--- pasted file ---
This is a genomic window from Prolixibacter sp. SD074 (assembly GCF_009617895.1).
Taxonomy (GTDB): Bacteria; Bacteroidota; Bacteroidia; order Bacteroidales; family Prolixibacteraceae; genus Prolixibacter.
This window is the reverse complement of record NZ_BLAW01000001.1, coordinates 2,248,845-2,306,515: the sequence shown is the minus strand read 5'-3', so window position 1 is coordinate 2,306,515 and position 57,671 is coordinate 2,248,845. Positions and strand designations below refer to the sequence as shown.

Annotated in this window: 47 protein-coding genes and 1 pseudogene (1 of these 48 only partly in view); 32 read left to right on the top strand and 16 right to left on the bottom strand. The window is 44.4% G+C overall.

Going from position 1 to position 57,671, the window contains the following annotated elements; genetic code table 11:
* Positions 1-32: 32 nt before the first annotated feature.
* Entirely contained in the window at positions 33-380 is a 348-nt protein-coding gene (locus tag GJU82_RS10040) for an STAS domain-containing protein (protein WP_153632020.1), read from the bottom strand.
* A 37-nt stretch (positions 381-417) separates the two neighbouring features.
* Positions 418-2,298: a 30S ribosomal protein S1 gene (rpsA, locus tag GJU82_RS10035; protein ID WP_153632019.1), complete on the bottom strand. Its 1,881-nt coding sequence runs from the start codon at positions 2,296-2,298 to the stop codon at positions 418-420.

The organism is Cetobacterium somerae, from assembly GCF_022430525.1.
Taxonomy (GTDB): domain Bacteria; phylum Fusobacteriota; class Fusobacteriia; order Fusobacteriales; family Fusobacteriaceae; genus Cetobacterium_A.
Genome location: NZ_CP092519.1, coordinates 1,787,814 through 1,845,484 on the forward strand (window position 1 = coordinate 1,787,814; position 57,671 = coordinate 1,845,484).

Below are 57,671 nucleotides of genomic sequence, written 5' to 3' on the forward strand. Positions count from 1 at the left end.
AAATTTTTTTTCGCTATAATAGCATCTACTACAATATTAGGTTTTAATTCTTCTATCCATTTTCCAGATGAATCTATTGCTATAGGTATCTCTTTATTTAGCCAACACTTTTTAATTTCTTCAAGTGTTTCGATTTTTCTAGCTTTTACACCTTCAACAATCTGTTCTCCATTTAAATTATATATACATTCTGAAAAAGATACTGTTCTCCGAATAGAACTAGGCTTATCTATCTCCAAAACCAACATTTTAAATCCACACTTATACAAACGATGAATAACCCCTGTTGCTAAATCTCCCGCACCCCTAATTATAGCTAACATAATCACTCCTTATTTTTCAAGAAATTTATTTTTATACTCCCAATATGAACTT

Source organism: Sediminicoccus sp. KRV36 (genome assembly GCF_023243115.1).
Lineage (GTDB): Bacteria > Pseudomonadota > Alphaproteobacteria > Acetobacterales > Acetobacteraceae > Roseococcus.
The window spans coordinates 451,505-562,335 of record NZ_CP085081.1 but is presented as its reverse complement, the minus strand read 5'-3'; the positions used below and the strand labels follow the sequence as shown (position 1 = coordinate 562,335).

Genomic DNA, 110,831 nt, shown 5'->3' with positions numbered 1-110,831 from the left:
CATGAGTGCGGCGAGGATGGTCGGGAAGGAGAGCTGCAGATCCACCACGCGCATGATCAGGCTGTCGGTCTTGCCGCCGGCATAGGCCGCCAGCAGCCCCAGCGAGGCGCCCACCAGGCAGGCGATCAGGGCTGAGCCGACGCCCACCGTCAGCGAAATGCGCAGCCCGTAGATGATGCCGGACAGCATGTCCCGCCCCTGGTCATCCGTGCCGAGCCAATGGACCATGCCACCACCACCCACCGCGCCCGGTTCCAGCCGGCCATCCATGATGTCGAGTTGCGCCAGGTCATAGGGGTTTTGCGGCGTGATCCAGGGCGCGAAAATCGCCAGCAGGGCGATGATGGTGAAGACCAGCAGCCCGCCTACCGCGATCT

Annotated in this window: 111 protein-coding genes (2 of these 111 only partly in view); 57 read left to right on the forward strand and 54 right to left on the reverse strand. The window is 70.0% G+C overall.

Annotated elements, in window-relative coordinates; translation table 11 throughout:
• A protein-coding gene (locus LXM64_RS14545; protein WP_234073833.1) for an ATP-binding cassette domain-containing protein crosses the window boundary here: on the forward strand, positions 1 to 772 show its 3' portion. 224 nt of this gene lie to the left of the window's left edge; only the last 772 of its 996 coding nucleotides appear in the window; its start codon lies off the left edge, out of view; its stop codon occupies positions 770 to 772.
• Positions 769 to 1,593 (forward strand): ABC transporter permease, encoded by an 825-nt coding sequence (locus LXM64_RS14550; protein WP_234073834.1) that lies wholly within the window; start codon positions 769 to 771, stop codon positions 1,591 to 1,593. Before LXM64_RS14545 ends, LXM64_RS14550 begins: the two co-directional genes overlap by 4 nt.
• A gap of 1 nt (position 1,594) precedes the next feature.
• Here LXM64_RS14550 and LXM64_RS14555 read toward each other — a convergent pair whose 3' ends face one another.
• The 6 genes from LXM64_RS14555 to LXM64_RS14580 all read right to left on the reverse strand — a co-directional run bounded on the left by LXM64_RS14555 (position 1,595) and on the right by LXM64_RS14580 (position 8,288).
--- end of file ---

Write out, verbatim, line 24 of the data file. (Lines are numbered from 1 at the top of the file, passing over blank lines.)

• A gap of 1 nt (position 1,594) precedes the next feature.